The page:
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Go Ask Alice site by Columbia University to be used for high school sex ed?

Go Ask Alice site used as sample in sex education curriculum

Columbia University’s site Go Ask Alice, borrowing its name from an anonymous diary about one girls stuggle with drugs, is run by Columbia University’s health services department. The site allows students to ask health and sex-based questions to be answered by health professionals. The site has been cited, along with other controversial sources, in a sample curriculum for sex education proposed by the NYC Department of Education. A proposal that is being met with resistence.

SILive.com reports that Assemblywoman Nicole Malliotakis is taking issue with the revised approach to sex education, calling it “explicit and graphic.” Malliotakis, along with the Parents’ Choice Coalition, is arguing for an alternative sex ed curriculum based on abstinence.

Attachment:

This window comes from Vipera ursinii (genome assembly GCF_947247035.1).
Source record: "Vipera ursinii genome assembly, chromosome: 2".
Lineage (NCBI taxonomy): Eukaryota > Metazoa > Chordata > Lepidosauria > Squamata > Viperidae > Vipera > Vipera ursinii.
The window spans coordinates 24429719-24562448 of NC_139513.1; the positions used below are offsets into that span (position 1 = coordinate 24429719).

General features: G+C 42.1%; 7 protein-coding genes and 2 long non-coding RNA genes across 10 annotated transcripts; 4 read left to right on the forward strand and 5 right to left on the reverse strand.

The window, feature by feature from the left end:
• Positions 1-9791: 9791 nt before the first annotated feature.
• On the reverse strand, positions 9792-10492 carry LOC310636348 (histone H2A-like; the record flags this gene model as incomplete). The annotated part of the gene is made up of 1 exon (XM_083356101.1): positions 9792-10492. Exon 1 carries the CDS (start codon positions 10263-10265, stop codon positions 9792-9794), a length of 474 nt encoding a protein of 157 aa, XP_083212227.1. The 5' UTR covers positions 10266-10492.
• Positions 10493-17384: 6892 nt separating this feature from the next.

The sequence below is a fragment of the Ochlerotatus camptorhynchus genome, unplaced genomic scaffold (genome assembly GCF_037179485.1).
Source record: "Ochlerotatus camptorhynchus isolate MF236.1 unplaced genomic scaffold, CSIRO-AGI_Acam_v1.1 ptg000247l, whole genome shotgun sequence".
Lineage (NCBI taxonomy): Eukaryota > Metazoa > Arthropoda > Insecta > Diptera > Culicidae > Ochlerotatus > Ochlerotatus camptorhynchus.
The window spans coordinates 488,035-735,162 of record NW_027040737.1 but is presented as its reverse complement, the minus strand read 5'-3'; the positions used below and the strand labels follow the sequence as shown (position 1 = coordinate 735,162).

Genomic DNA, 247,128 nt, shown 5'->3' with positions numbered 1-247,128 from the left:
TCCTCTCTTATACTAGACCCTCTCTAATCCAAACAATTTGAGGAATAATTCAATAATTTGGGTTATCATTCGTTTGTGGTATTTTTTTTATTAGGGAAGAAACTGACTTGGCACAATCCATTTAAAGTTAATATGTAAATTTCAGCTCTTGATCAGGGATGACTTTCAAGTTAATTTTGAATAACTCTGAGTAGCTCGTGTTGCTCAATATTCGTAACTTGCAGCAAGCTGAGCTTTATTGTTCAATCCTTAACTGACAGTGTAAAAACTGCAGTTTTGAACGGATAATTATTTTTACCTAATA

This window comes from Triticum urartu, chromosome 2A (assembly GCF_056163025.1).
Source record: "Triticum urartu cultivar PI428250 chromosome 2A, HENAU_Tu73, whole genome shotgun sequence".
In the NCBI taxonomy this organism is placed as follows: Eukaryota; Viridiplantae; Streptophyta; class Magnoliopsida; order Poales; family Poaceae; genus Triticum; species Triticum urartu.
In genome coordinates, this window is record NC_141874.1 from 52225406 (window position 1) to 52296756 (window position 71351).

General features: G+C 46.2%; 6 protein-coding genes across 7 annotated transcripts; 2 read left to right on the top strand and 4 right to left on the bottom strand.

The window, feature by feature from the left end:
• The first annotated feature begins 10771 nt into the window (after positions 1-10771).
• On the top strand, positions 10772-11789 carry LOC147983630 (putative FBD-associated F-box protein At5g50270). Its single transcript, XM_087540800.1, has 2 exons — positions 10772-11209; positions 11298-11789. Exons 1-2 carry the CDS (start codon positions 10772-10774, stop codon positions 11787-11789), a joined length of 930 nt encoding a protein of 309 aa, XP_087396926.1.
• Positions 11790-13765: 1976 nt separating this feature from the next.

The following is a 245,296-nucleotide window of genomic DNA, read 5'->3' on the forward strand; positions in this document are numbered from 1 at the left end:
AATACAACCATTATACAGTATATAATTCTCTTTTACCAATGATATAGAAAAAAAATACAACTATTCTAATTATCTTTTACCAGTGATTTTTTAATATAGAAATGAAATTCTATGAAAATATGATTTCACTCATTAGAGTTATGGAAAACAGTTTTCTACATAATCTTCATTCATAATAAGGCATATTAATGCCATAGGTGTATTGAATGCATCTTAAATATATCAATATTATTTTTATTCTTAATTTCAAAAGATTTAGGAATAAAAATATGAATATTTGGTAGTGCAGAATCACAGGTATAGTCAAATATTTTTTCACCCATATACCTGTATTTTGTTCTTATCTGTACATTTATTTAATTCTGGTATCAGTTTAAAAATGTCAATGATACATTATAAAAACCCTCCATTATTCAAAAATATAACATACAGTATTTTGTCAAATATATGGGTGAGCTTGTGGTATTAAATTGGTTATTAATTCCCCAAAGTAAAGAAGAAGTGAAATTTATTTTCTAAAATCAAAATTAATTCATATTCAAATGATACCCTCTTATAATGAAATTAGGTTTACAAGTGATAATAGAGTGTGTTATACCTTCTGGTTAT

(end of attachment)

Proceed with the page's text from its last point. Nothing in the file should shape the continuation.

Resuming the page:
“Legislatures across the nation spend millions upon millions of dollars to combat sexually transmitted diseases and teen pregnancy, highlighting the importance of sexual education,” Malliotakis said. “However, this particular curriculum being forced on children by the New York City Department of Education contains material that is both explicit and graphic.”

The NYC Department of Education maintains that it does not mandate a specific curriculum, it  only mandates that sex education be addressed and taught. Among the material to be taught in class, the Parents’ Choice Coalition cites the Go Ask Alice site, a demonstration of how to correctly put on a condom and a scanned workbook page which has students map out routes to abortion clinics and list brands of condoms.

The NYC Department of Education has said that the sample material listed by the Parents’ Coalition does not necessarily reflect the material that would be given to students.

The proposed curriculum would go into effect in January.

Read more about the controversial sex ed curriculum, including Go Ask Alice, here.

What do you think? Should an abstinence-only curriculum be devised as an alternative? Is it naive to believe that an abstinence-only curriculum would be effective? Share your thoughts with us below!

Check out our own Sex & Dating section here.

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